iOS Browser Security: Firefox Focus Review

Firefox Focus Review

I generally don’t recommend alternative internet browsers for iOS. This is in part because I believe keeping the number of apps on the device to a bare minimum is a good idea, and because I have never really loved one. While the former has not changed, the latter may have. Firefox Focus is Mozilla’s new privacy-centric iOS browser, and this post is a Firefox Focus review.

Firefox Focus Review

Firefox Focus is an incredibly clean browsing experience. The interface is uncluttered and streamlined. This has some minor downsides – the app is definitely not a full-featured replacement for Safari, unless you are a very light user of your phone’s browser.

The app’s settings are simple and intuitive. Each setting is a simple ON/OFF toggle: Block ad trackers, block analytics trackers, block social trackers, block content trackers. All of these are really good things from a privacy and security perspective. I recommend enabling all of these options, though you are warned (and I have found this to be true) that enabling “Block other content trackers” may render some videos unplayable and break some websites. Tapping “About” at the top right of the settings page will offer a brief description of each setting.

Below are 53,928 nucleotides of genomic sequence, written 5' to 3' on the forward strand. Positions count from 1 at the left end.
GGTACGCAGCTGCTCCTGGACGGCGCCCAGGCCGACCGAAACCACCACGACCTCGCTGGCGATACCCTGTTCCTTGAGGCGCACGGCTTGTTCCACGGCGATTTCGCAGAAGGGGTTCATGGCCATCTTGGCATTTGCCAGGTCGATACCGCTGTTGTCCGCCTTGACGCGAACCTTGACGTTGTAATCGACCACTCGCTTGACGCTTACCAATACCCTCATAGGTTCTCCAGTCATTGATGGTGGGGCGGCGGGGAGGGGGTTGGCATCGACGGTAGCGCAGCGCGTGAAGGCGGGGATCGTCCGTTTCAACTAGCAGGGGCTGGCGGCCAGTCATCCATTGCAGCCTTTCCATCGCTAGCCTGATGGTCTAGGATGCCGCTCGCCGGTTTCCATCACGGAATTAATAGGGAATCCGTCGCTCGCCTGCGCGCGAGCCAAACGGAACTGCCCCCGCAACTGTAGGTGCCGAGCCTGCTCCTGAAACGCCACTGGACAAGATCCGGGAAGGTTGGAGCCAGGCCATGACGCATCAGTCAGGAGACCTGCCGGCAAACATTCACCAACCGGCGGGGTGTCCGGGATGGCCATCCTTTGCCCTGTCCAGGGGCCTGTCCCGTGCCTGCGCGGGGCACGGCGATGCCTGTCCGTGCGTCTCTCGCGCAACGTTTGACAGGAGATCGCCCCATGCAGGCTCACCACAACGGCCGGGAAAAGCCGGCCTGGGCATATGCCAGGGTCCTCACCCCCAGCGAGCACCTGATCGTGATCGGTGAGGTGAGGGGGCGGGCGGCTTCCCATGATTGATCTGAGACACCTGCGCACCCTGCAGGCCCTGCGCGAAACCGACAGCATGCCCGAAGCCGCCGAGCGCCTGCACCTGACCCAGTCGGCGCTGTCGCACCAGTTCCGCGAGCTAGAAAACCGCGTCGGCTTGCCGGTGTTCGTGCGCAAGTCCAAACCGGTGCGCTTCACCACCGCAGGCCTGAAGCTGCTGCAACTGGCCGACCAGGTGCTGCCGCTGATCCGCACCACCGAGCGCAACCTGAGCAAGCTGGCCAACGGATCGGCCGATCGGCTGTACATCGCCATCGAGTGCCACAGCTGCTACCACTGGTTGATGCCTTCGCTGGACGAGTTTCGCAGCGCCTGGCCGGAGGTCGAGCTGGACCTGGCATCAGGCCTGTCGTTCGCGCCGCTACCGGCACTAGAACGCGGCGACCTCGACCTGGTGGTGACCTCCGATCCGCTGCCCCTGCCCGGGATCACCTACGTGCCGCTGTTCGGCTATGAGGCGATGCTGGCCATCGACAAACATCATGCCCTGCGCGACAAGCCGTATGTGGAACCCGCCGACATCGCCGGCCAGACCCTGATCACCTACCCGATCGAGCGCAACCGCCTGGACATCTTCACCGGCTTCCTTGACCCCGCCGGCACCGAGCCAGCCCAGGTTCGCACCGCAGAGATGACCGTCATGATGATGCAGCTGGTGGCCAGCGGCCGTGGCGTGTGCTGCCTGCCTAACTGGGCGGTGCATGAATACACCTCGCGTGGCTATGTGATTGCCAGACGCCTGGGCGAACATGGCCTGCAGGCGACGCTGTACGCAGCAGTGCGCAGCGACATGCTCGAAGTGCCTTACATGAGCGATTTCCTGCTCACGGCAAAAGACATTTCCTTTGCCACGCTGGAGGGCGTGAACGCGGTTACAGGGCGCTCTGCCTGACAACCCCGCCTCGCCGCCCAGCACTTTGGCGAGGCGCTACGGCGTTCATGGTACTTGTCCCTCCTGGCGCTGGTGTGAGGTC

FireFox Focus ReviewUnless you are a very light user of your phone’s internet browser, Firefox Focus is probably not a full replacement for Safari. The browser does not support tabbed browsing. While excellent from a security standpoint, this will likely turn some users off. Instead, I see Firefox Focus as ideal for one of two use-cases.

Firefox Focus Use Cases

The first use-case for Firefox Focus is as a secondary browser for conducting those sensitive online activities. In this instance you would use Safari for your regular browsing, and Firefox Focus for more sensitive browsing. The second use-case for Firefox Focus is as an add-on for Safari. Enabling the Safari Integration slider brings all of the ad- and tracking-blockers from Firefox Focus to Safari, and this is my recommended usage of this app. I like this because like it or not, Safari is the default browser in iOS. This means if you click a link in a text or email, it will open in Safari, and I like having the additional protections of Firefox Focus.

There is also a downside to Safari Integration: if a site is broken by Firefox Focus, there is no quick or easy way to change the setting without switching apps. Next week we will take a look at SnowHaze, a browser that allows extreme customization for privacy and security, so stay tuned!

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